by Marc Peyser
Remember how your kindergarten teacher would yell “Stop, look, and listen!” when she wanted the class to pipe down? A good documentary should be something like that—something that makes you pay attention and, if you’re lucky, learn something.
Judging by that elementary standard, the film 8: The Mormon Proposition mostly flunks out. The film is a messy and sometimes downright cheesy look at how the Mormon Church influenced the 2008 California ballot initiative outlawing gay marriage. Elections are admittedly not an easy subject to dramatize, which was one reason that the 2008 HBO film Recount was such a revelation. The Mormon Proposition drags out the predictable participants: the gay couples angered by the prospect of losing their rights, the starchy Mormon men who cajole (or threaten) their parishioners into contributing to the anti-marriage campaign, the spit-flying arguments between gay protestors and the conservatives who love to hate them, etc.
It is not, unsurprisingly, a fair fight. The film, directed by Reed Cowan and narrated by Milk screenwriter Dustin Lance Black, turns the debate into the usual game of good versus evil: the gays cry a lot and are largely sympathetic; the Mormons are often shot in a sort of flat, monochromatic palette designed to make them look like they’re auditioning to be Professors of the Dark Arts at Hogwarts. It seems impossible that anyone will have their minds changed or even piqued by watching this film. No one will really listen to The Mormon Proposition because we’ve heard it all before.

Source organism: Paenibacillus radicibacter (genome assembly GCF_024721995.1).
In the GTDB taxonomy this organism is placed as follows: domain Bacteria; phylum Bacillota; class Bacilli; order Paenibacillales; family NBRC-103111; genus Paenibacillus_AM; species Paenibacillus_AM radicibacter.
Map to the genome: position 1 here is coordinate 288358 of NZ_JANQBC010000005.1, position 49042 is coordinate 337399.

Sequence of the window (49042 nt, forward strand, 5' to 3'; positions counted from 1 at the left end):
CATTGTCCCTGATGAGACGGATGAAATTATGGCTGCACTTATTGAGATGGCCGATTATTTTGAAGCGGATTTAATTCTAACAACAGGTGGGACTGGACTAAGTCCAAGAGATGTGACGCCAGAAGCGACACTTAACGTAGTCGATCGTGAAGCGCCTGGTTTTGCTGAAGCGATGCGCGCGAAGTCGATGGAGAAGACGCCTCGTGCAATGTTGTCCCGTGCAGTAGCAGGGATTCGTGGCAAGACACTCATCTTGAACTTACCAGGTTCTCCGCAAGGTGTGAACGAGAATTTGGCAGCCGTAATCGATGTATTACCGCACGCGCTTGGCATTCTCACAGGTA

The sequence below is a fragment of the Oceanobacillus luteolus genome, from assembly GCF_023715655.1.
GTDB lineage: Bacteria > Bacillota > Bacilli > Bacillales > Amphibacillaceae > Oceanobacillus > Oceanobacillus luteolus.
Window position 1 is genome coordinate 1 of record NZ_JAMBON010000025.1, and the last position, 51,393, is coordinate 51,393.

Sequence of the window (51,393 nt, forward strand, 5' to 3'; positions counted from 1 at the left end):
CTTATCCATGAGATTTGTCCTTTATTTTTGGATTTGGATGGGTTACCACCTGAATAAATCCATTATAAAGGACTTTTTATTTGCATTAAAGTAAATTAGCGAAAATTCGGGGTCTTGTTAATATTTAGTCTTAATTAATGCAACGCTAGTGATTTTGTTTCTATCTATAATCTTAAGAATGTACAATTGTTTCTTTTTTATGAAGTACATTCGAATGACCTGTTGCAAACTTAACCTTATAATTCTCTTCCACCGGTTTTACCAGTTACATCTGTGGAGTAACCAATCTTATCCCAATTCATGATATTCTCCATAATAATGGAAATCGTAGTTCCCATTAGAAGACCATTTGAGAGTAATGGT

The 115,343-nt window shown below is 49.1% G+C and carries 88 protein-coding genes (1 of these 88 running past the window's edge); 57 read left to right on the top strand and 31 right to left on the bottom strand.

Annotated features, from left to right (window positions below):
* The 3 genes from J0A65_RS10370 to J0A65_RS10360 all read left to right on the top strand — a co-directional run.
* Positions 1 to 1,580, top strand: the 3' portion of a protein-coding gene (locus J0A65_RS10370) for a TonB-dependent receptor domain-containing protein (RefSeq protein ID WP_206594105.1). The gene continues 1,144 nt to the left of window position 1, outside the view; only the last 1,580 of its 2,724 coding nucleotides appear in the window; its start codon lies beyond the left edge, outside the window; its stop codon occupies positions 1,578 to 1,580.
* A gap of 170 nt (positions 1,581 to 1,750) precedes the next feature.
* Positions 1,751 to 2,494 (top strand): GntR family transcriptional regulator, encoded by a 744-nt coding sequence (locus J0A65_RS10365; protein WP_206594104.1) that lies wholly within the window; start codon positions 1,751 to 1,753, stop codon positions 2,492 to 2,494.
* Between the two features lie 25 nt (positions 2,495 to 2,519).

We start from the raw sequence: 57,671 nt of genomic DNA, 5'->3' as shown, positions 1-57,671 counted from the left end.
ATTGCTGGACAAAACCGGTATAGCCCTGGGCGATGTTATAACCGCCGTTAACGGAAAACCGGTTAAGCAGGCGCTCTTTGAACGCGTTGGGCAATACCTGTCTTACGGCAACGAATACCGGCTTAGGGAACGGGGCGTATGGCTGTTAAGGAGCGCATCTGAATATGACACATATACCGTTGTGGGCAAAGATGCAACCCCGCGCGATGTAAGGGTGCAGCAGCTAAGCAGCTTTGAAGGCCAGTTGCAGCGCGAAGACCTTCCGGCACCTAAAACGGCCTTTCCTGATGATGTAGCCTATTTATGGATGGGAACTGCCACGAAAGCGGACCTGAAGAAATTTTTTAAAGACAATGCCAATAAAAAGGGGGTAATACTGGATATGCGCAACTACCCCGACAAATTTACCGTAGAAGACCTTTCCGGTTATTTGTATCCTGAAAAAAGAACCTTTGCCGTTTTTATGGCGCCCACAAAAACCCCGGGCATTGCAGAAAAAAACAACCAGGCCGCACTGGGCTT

Perhaps that was inevitable: in the Michael Moore era of documentaries, the audience is always preselected, so the film might as well play to the crowd. The funny thing is that in its last 20 minutes The Mormon Proposition turns into a lacerating, shocking, and sadly overpowering film—the kind of film that might make even fundamentalists reconsider gay rights. This is the section where the movie essentially stops talking about Prop 8 and starts talking about how the Mormon church’s attitude toward homosexuality in general. We meet the families of young gay men who killed themselves—including one symbol-conscious man who shot himself in a church—because its families rejected them. We hear from Mormon men who describe the shock-therapy techniques used on them by church members—Christian-minded procedures like showing gay pornography while force-feeding ipecac, attaching electrodes to genetalia, and lobotomies.
What the film does by ending this way is subtly draw a line from opposition to gay marriage to homophobic insanity. Sure, semi-reasonable people can disagree about whether gays and lesbians should be allowed to marry—if your whole religious worldview is built on the concept of hetereosexual unions, letting go isn’t easy. But when you start taking rights away from people (which is what Prop 8 did in California), when you start implying that some people are less equal than others, you allow a sort of trickle-down hatred that seeps into all our lives. At its best, which is only at the end, The Mormon Proposition reminds us—no, insists that we remember—that demonizing a group doesn’t make the world a better place. But allowing people to be happy does.